The Gillard years – measuring the impact of women leaders on women’s lives

Many people would have heard the phrase ‘justice is blind’, but looking at laws through a gendered lens could actually take us a step closer to true gender equality, says Social Impact Grant recipient and UTS law Senior Lecturer, Ramona Vijeyarasa.

Gender equality in Australia has a long way to go.

According to the Australian Human Rights Commission, one in two Australian women have experienced sexual harassment, one in three sexual violence, and the bulk of women have the odds stacked against them when it comes to achieving wage parity – on average, female workers earn 15 per cent less than their male colleagues.

Worldwide, there are currently 24 women leaders occupying the highest level of elected office, but the role of female leaders in achieving better outcomes for women is not well understood, either here or overseas, says Ramona.

Nor, she says, does domestic law properly incorporate the commitments countries have made in international treaties.

While family and workplace law are often taken as the natural place to start when it comes to measuring legislation’s impacts on women, it’s not only these ‘usual suspects’ the project was interested in, she says.

‘We need to bring a woman’s rights perspective to every area of law. Yes, women face many gender-specific vulnerabilities – think sexual harassment at work, or being paid less than men for the same work. But the idea was to create a tool that would actually help to make laws rarely thought about from a woman’s rights perspective work more effectively for women, from laws that govern taxation through to the mining industry and financial services.’

Measuring countries against global standards – the Gender Legislative Index

The Gender Legislative Index is designed to determine which legislation works most effectively to promote gender equality. To do so, it scores laws against criteria for women’s rights set down in the UN Convention on the Elimination of all Forms of Discrimination against Women (CEDAW).

Originally created by Ramona to measure the impact of female presidents in the Philippines, Indonesia and Sri Lanka, it was expanded in 2020 with funding from the Centre for Social Justice & Inclusion to include Australia.

‘When evaluating laws, global standards provide a universal basis against which to measure the law, a universal target. Importantly, they remind us that every country can do better. The Gender Legislative index is one way to hold lawmakers to those standards,’ says Ramona.

Australia signed up to the CEDAW in August 1983 but when it comes to translating women’s rights principles into laws that change women’s lives for the better, there’s still some way to go.

‘Dad and Partner Pay came in during Gillard’s tenure, which provides two weeks of paid leave for dads and same sex couples. While that is progress, the two weeks puts us well below the OECD average for ‘dad pay’ – 8.4 weeks in 2018,’ says Ramona.

However, the index also found positive developments that came out of the Gillard government’s legislative agenda, including measures to better protect women in the workplace and to ensure fair pay for clothing, textile and footwear workers, who are predominantly women.

The spirit of the times

There’s no question that 2021 has been a watershed year when it comes to raising public awareness of gender issues in Australia – from the appointment of Grace Tame as Australian of the Year to the protest in Canberra on March 4 addressed by Brittany Higgins, the issues raised by #MeToo have only gathered steam.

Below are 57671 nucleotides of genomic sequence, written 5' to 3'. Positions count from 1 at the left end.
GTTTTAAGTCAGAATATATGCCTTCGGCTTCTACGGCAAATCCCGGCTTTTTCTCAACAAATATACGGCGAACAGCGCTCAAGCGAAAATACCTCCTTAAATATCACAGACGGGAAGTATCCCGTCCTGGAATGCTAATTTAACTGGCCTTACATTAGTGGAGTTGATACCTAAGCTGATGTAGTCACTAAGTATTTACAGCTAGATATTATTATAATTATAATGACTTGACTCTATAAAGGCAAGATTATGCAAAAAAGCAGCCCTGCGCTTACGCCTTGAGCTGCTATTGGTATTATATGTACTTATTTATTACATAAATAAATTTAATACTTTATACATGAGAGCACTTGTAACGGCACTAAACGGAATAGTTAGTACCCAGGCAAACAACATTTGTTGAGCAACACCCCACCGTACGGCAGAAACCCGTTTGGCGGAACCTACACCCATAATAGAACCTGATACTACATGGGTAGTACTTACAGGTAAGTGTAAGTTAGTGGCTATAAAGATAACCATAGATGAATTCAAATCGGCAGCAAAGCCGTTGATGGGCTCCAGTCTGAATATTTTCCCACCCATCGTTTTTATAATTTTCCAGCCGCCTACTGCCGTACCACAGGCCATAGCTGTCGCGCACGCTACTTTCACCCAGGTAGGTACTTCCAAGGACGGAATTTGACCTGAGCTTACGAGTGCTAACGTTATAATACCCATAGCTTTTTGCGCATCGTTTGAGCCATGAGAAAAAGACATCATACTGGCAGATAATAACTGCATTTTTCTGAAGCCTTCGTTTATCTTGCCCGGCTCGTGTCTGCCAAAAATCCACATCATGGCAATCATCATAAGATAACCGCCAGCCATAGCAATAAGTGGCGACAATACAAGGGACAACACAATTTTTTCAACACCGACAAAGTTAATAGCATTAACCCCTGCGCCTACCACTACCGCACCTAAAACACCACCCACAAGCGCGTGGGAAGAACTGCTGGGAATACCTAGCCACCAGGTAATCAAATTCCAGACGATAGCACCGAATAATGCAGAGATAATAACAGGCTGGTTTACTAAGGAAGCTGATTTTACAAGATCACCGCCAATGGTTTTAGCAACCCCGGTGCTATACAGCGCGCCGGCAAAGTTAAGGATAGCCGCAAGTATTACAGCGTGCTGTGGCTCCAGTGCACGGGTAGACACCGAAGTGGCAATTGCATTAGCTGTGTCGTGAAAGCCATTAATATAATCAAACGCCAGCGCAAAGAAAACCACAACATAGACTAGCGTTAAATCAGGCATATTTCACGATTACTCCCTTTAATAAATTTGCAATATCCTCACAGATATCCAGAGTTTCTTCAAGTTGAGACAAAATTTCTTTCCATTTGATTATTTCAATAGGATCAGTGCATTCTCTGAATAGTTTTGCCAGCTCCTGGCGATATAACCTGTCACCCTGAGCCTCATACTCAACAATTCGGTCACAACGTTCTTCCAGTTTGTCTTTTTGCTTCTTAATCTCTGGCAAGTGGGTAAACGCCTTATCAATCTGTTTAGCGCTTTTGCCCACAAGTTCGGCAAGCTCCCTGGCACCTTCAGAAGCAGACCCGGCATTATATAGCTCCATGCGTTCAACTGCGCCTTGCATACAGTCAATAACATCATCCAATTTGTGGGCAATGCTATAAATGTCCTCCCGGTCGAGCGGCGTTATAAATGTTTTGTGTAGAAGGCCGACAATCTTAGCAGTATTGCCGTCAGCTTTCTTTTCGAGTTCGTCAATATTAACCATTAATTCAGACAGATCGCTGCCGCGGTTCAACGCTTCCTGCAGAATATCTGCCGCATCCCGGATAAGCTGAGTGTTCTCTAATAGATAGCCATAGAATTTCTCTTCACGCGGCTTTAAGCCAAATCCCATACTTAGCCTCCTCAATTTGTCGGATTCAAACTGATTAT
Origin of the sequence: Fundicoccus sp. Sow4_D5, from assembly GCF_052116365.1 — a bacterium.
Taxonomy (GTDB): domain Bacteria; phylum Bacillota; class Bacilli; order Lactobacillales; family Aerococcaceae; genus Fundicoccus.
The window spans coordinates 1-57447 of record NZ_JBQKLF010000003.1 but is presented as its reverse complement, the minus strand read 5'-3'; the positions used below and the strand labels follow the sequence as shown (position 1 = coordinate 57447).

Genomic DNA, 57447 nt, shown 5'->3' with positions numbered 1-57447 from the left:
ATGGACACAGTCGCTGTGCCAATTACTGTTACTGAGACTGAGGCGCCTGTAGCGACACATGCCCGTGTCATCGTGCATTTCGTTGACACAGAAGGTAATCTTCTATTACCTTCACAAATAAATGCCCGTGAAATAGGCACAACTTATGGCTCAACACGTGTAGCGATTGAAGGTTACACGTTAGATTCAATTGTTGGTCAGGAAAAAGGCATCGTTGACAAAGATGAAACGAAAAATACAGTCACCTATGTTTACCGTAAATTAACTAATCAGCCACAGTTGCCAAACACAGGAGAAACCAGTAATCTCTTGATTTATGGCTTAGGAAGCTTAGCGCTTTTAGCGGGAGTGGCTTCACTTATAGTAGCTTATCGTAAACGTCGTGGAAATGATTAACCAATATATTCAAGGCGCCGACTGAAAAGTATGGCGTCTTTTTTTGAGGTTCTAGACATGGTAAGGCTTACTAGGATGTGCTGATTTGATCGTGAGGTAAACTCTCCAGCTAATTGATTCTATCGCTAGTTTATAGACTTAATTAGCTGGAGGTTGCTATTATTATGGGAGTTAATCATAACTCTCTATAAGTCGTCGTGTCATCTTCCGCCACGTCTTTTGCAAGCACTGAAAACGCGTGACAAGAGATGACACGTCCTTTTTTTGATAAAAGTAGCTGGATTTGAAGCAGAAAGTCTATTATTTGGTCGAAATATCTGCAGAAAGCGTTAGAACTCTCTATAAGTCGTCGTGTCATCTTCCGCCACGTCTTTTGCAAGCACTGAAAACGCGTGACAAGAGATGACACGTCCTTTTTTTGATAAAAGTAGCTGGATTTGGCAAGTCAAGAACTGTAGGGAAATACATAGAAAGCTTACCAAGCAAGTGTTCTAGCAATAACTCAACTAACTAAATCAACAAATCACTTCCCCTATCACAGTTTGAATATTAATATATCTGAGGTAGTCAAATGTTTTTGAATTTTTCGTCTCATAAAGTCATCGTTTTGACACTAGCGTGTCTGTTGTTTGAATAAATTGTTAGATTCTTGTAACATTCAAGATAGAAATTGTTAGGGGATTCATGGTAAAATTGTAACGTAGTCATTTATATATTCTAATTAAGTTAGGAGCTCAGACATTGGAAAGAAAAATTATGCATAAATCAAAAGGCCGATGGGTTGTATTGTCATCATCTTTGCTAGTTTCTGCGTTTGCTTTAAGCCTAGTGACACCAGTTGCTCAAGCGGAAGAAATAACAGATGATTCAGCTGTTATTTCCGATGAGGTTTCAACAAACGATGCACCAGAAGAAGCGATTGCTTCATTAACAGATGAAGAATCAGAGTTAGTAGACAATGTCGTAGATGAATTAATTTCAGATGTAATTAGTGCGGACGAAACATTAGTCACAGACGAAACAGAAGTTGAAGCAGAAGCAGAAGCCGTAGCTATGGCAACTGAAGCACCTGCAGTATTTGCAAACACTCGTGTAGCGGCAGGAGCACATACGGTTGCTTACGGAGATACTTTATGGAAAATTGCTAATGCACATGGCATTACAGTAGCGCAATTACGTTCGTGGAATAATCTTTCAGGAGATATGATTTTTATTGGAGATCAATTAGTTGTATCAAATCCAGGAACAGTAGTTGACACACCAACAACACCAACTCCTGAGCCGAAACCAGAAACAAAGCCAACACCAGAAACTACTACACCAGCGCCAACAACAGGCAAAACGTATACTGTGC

‘The last few months have brought so much visibility to the issue of gender inequality in Australia,’ says Ramona.

The opportunity to reset some of the parameters of that conversation is an important one, she says.

‘This has been a perfect time to share examples of Australian laws that are gender-responsive as well as laws that are regressive, or have regressive provisions. It also means we can remind the world that gender inequality in the law is not a “third world” problem. It is as relevant to Australia as it is to Indonesia, the Philippines or Sri Lanka.’

Header image credit: This image was originally posted to Flickr by Senator Kate Lundy at https://www.flickr.com/photos/39528789@N07/6067836573

The Problem

The role of female leaders in achieving better outcomes for women is not well understood, either in Australia or overseas.

The Response

The Gender Legislative Index has been used to evaluate the difference women leaders make on the lives of fellow women, through the lens of the law. In 2020, it was expanded to include an evaluation of Julia Gillard’s prime ministership.

What helped accomplish this?

Using the Gender Legislation Index a team of evaluators rated legislation passed in Australia between 2010 and 2013 for its responsiveness to women’s rights commitments accepted by Australia in international treaties. The Gender Legislative Index generates an overarching score for each law through a machine learning algorithm which mitigates human bias.

What has changed as a result?

The Gender Legislative Index provides a snapshot of the Gillard years in terms of gender equality. Beyond this, it offers legislators global benchmarks as a basis for drafting or amending legislation. Its critical evaluation of existing laws in Australia provides guidance on which laws more urgently reform and how.

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Impact Area

Expertise

Beneficiaries

UTS Faculty or Unit

Organisers

Interviewee

Dr Ramona Vijeyarasa,
Senior Lecturer
Faculty of Law
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